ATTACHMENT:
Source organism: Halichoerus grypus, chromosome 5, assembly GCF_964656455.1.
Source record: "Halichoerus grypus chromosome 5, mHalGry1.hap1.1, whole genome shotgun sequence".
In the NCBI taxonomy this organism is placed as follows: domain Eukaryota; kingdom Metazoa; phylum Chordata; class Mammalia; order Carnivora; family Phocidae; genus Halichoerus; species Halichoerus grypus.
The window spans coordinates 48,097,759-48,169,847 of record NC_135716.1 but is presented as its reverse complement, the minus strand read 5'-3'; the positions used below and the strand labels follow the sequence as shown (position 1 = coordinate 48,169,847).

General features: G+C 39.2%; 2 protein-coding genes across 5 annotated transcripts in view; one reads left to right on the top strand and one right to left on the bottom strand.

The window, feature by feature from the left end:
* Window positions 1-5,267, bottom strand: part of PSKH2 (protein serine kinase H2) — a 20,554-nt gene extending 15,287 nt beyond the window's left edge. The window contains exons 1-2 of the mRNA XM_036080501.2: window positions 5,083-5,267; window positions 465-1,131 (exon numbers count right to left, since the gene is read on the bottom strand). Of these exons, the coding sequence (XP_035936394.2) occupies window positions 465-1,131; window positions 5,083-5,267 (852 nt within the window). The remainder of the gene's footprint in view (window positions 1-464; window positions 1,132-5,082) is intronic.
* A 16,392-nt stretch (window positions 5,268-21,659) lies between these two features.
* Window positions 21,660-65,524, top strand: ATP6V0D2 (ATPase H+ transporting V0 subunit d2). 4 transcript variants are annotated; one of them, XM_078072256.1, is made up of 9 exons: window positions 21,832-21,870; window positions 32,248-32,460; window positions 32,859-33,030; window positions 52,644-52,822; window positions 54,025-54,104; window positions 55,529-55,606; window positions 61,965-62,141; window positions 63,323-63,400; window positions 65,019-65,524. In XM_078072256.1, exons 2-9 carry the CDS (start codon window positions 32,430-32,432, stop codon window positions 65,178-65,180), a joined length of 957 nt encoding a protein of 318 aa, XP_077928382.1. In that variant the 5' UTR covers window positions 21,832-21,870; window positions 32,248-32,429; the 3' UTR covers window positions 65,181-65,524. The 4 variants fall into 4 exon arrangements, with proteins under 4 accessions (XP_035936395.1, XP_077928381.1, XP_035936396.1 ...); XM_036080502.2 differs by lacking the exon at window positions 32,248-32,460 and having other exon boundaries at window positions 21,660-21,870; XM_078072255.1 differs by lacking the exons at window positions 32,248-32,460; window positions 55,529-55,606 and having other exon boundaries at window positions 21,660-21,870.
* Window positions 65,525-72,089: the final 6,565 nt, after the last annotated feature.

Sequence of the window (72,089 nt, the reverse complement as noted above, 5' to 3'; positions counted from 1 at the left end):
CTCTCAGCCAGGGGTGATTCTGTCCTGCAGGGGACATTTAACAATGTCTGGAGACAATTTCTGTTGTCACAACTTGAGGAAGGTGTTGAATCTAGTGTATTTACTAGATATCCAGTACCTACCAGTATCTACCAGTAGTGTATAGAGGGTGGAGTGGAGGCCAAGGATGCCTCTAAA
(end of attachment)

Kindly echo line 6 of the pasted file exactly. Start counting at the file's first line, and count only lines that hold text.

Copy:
The window, feature by feature from the left end: